Dino explains that “this decapod is a very harmful, highly invasive species in Italy that is causing the disappearance of many prey and competitor species. Fortunately some native predators have begun to exploit this new trophic resource, unfortunately with a sad outcome in this case. We thought that the observation was very important for this reasons as well as very odd, so we decided to upload it to iNaturalist.”

Red swamp crayfish are the famed native “crawfish” of Louisiana in the United States, where they are an important culinary item. In fact, they are often raised in rice paddies, a practice that has spread to Asia. These crayfish have been introduced to many areas of the world, including Asia and Europe, where can become quite invasive. They are a vector for Crayfish plague, a mold that has caused serious decline in Atlantic Stream Crayfish, a native European decapod.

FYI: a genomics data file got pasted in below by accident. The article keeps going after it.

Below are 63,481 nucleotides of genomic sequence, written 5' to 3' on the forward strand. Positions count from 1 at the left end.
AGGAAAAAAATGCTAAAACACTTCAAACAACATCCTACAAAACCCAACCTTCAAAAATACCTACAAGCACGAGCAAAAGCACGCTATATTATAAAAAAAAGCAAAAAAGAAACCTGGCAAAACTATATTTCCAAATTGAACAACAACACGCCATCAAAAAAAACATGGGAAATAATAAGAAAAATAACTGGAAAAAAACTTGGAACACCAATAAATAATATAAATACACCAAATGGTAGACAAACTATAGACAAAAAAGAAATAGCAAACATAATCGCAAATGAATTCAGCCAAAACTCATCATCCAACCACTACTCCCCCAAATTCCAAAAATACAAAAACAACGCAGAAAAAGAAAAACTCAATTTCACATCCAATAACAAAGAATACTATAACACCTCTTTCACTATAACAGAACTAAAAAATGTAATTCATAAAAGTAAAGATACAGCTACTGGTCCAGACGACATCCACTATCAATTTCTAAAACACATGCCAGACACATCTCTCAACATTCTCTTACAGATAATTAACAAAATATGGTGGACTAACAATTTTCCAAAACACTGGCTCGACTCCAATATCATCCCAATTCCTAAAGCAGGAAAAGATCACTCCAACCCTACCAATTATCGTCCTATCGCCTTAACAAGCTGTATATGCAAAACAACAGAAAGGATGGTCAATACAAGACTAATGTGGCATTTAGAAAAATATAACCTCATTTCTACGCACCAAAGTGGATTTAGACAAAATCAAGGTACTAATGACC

Both Dino (above) and Jacopo (below) became fascinated with nature when they were growing up in the country, and that love for nature has led them to pursue to degrees in the natural sciences. Dino currently is a PhD in the Global Mammal Assessment research group, and says “my project aims to predict the future range expansion and invasion of introduced mammals of the world in view of climate and land-use change, to understand their possible impacts on native species.”

And Jacopo says he is “currently a Master’s Degree student in Ecobiology. My thesis is focused on the study of the phenotypic trajectories in Diplodus ssp. associated with ontogeny and diet.”